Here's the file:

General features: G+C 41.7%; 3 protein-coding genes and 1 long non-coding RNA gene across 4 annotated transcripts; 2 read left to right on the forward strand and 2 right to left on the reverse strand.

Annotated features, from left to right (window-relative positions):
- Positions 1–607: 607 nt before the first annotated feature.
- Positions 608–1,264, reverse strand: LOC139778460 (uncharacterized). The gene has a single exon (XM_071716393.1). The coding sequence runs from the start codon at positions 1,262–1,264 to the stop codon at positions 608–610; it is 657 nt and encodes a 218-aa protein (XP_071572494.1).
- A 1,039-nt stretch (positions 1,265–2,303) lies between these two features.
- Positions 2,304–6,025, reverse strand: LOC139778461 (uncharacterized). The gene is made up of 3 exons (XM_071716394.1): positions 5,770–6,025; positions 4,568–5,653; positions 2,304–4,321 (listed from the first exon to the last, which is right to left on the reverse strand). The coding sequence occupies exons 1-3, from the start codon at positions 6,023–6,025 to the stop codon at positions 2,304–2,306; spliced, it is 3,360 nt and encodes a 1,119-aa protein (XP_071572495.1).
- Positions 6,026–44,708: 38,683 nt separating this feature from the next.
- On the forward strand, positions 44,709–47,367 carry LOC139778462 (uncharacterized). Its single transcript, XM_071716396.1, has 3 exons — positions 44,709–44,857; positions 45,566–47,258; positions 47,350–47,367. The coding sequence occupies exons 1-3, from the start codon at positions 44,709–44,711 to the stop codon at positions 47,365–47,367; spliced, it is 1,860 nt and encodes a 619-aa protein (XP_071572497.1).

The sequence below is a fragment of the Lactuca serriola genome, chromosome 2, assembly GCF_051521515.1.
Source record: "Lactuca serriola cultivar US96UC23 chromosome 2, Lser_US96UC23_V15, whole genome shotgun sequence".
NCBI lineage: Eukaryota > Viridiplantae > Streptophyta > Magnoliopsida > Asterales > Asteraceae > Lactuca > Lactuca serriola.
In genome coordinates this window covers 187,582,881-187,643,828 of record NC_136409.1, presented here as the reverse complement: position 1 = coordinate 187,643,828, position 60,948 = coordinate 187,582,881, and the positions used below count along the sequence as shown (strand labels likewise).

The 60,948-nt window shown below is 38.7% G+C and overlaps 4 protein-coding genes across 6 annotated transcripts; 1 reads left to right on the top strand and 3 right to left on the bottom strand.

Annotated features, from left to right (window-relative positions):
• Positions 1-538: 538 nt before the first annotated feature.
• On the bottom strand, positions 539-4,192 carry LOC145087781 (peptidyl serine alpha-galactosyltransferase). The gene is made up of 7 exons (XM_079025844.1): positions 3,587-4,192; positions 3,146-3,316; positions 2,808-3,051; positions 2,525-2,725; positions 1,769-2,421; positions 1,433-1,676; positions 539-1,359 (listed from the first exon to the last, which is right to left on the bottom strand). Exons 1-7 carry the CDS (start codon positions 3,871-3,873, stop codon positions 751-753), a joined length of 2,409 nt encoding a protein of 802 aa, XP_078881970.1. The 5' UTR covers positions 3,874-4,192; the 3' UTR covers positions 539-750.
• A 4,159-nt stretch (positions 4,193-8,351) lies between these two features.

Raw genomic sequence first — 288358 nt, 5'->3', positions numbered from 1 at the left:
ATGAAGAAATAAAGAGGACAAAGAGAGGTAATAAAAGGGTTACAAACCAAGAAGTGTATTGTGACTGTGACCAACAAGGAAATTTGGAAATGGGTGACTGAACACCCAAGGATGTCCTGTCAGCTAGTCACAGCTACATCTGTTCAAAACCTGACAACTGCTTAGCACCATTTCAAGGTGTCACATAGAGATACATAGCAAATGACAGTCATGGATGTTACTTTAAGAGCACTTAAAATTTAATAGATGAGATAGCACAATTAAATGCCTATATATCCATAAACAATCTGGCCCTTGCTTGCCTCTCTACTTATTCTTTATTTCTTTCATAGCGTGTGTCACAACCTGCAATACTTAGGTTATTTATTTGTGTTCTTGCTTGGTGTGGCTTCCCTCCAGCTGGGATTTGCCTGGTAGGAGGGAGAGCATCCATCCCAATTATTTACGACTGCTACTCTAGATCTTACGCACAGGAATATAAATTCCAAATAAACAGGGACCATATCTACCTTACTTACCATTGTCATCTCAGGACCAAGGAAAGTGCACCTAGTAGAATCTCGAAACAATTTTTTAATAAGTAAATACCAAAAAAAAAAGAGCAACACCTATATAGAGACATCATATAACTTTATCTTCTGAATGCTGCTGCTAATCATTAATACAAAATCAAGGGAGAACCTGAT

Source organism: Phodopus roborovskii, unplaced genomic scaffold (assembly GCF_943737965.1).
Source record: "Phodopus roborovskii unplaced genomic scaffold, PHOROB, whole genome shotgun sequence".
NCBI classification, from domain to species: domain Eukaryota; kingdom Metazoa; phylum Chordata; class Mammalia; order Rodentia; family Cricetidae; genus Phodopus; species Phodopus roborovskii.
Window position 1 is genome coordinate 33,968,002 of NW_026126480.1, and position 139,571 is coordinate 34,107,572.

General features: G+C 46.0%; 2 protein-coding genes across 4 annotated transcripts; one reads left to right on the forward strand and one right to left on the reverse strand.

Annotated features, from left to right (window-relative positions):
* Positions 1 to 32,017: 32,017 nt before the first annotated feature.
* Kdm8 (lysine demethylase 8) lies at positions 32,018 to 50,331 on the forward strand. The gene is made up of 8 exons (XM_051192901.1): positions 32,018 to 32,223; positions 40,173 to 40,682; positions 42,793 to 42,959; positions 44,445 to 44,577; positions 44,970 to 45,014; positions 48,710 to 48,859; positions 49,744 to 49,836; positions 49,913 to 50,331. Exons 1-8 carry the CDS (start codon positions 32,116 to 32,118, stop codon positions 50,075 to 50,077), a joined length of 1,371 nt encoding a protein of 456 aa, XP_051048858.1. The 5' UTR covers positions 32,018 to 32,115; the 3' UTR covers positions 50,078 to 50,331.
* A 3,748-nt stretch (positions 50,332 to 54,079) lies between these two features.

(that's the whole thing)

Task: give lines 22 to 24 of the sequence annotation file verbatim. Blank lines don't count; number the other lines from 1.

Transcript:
NCBI classification, from domain to species: domain Eukaryota; kingdom Metazoa; phylum Chordata; class Mammalia; order Rodentia; family Cricetidae; genus Phodopus; species Phodopus roborovskii.
Window position 1 is genome coordinate 33,968,002 of NW_026126480.1, and position 139,571 is coordinate 34,107,572.

General features: G+C 46.0%; 2 protein-coding genes across 4 annotated transcripts; one reads left to right on the forward strand and one right to left on the reverse strand.